A weekly look at transformative works, and just how they compare to their source material…

I-Am-Legend-2007I AM LEGEND (2007)

Based on the novel I Am Legend (1954) by Richard Matheson
Adaptation Grade: C

NEVILLE: It’s just… I was saving that bacon!

I am a big fan of the undead. I like vampires, but also their more socially awkward cousins, the zombie. One of my favorite things to do as a child was watch monster movies on TV (I was nine), and one of the most memorable was Night of the Living Dead. Most notably because it was my entry into “Realism,” which is just a fancy way of saying that everyone dies. Which is pretty realistic, come to think about it.

I am especially a fan of the old school zombie. I find something far more sinister in their slow, shuddering walk and indefatigableness. They. Will. Not. Stop. Unless they are eating your brains. So, when I found out that I Am Legend was about zombies, and in particular, fast zombies, it took me a long time to see it. Far be it from me, Zombie Snob Extraordinaire, to deign to watch something so uncanon. This vegetarian would rather eat brains herself.

As it turns out, I liked it quite a bit. For a while, at least.

So, besides fast zombies, I Am Legend is about a doctor named Robert Neville (Will Smith) who survived a virus that killed off most of humanity. Of the other survivors of the plague, most evolved into fast, strong zombies with alopecia and UV sensitivity, as well as a real hate-on for the more human survivors, of which Neville is the only one in Manhattan. He has a daily routine that involves scavenging for supplies, making radio broadcasts, and testing animals for a cure to the degenerative, zombie-inducing effects of the virus.

When he thinks he has found a cure, he kidnaps a female zombie as a test subject. He barely escapes (and I can’t tell you how, because I still can’t watch that scene). The next night, he tries to kill all the zombies, but is almost killed himself until two other survivors rescue him. They give him news that there is a human encampment in Vermont.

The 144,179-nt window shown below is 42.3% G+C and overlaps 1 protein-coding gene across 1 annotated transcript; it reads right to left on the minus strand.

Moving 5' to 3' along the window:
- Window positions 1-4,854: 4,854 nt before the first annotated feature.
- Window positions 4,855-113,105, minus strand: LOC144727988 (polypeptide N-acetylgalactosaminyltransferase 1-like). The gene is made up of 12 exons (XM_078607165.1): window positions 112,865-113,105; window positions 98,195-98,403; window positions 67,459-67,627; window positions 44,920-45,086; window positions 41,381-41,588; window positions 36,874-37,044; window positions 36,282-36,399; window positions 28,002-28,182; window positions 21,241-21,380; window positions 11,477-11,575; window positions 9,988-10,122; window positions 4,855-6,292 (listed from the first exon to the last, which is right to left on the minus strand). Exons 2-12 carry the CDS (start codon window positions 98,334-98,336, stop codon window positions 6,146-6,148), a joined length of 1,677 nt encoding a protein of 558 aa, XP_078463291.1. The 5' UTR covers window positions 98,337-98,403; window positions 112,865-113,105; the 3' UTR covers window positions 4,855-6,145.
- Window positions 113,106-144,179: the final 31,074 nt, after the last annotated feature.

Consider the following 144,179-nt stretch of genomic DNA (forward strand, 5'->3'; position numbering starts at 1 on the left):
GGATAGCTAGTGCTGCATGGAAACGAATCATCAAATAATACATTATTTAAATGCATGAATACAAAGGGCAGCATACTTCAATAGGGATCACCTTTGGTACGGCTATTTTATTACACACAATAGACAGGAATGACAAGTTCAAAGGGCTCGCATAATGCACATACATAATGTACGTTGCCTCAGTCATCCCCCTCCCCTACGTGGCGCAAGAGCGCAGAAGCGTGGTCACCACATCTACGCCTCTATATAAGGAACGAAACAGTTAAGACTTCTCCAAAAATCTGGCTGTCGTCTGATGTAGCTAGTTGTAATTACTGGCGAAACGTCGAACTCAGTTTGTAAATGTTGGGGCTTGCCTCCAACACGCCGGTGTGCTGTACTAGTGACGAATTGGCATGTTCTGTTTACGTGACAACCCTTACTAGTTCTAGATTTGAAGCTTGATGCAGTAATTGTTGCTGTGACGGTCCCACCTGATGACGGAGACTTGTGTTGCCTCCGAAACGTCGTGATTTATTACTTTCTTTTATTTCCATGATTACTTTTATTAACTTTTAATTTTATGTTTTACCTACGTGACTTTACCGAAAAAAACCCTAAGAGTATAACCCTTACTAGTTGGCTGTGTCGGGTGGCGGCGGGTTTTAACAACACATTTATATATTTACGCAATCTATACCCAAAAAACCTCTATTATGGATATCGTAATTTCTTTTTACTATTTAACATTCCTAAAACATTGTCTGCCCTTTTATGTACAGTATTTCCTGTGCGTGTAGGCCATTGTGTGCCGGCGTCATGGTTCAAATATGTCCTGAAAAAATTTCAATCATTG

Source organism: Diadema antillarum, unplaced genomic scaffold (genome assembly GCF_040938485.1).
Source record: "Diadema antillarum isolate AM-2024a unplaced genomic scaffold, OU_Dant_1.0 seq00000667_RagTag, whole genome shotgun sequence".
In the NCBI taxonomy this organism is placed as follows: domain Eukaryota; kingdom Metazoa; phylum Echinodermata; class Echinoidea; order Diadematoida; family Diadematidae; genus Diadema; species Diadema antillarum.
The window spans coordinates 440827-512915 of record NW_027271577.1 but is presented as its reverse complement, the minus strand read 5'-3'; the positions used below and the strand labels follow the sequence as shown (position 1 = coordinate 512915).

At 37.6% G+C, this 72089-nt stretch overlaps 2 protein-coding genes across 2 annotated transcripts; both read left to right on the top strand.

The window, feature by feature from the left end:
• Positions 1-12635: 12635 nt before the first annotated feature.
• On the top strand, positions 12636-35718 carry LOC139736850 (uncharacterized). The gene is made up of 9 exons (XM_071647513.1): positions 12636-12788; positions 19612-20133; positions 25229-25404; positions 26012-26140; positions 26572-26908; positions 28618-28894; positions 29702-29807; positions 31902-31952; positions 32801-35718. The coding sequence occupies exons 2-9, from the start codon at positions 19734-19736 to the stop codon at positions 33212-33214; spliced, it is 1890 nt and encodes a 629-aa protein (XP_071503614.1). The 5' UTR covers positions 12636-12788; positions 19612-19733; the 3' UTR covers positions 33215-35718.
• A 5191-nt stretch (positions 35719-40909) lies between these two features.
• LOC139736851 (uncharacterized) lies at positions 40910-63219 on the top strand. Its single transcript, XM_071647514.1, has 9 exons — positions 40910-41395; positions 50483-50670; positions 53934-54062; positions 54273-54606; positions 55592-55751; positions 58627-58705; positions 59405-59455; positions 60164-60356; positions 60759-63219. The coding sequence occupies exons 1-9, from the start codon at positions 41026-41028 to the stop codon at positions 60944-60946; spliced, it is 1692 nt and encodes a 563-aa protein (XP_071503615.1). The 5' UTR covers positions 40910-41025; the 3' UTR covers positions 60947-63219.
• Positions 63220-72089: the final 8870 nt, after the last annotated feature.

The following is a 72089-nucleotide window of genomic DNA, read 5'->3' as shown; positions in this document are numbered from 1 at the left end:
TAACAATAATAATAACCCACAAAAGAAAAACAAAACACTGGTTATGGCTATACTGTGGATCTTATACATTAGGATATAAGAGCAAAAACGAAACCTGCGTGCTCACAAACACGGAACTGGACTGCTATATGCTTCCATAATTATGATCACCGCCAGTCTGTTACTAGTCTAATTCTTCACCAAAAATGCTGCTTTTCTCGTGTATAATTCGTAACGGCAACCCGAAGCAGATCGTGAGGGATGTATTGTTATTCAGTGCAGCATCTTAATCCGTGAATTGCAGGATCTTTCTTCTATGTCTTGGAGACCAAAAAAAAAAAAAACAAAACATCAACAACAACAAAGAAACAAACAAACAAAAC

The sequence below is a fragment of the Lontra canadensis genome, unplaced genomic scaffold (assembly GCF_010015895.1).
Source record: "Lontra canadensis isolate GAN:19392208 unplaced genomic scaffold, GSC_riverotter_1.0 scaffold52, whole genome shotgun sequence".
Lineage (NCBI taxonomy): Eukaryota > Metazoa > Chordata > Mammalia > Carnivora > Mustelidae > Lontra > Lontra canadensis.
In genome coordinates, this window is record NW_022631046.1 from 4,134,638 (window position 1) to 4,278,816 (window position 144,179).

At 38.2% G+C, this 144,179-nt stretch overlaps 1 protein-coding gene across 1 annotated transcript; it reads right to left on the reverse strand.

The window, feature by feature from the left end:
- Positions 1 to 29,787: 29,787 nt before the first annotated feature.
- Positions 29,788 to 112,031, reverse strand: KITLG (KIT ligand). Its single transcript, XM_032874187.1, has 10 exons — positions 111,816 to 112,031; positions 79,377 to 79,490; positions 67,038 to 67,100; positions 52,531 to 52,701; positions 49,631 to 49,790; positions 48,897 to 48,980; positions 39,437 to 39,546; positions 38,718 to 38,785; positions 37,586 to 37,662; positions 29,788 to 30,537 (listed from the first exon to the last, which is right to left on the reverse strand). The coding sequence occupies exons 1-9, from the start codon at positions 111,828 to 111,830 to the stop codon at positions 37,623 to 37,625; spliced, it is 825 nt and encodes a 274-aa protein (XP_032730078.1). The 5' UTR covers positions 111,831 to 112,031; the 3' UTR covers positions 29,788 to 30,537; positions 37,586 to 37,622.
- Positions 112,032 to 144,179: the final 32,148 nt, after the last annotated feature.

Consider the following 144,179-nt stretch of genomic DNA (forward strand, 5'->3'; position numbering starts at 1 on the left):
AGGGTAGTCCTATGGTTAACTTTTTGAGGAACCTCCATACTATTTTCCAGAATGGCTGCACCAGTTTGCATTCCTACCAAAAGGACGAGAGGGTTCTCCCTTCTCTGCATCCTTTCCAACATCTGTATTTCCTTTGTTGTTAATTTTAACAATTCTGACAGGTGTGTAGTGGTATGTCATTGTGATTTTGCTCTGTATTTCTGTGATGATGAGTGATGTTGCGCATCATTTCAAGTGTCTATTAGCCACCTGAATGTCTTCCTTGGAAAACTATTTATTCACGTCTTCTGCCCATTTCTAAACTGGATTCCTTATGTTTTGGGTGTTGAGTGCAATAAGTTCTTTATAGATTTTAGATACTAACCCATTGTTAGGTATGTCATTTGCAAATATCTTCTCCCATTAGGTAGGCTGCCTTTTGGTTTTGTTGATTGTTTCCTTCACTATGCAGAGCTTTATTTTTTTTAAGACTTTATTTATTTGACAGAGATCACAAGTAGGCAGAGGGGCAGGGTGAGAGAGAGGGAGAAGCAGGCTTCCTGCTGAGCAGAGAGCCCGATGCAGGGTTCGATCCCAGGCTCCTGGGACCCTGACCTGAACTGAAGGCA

The next night, zombies attack! Survivors escape! The kidnapped zombie woman is sort of cured! All at the same time, actually, but not without some sacrifice. And Neville becomes a legend.

I did like this movie. There was one scene in particular where I bawled like an angry baby.

I did like this movie. There was one scene in particular where I bawled like an angry baby (although that’s not unusual – I cried in Zack and Miri Make a Porno – probably I should cry less). I thought Will Smith was convincing as someone who was trying to keep it together under the circumstances, dealing with what is essentially solitary confinement. The zombies weren’t too bad either. I don’t know when the technologies to portray something like this right will ever come, but they were convincing villains nevertheless. The ending was good and bittersweet, with the hope of a future.

But then I read the book.


In the movie, the embattled Dr. Neville overcomes the zombies, sacrificing himself so that humanity can go on. In the book, Neville sacrifices himself because he realizes that, in a land full of vampires (they were zombie-like vampires in the book), he is the monster. Unable to cope with how terrifying he must be, he ends it all and laughs at the irony.

So here we have a book that was and is paradigm changing, with a message that we don’t always hear: that maybe we’re the monsters sometimes. That we humans can think we’re doing good, but we’re not. That sometimes we have to accept that and step out of the game to set things to rights. But does the movie follow through on all this promise? Of course not.

Instead, the entire moral of the story is surgically removed so that no one has to think about it too much – first, in the 1971 adaptation, The Omega Man where we get Charlton Heston and crazy albino Family people with no purpose, and then again in 2007 with CGI zombies. The protagonist gets to be the hero and there is the glimmering hope of “survivors” somewhere that aren’t pale or made from CGI. Go Hollywood.

Before I knew the better ending, I liked the adaptation. But I like that we might be the monsters more, and now I cannot unknow how much greater it could have been. Such is life.

I Am Legend
Written by Mark Protosevich and Akiva Goldsman | Directed by Francis Lawrence
Release Date: December 14, 2007 | Running Time: 100 minutes
Starring: Will Smith, Alice Braga, Charlie Tahan




About the author


Sara Paige is a Columnist for Geek Speak Magazine and is happy to put her enormous and completely unprofitable knowledge of random pop culture to work. She has lots of unpopular opinions on all sorts of large movie franchises and can't wait to share them all.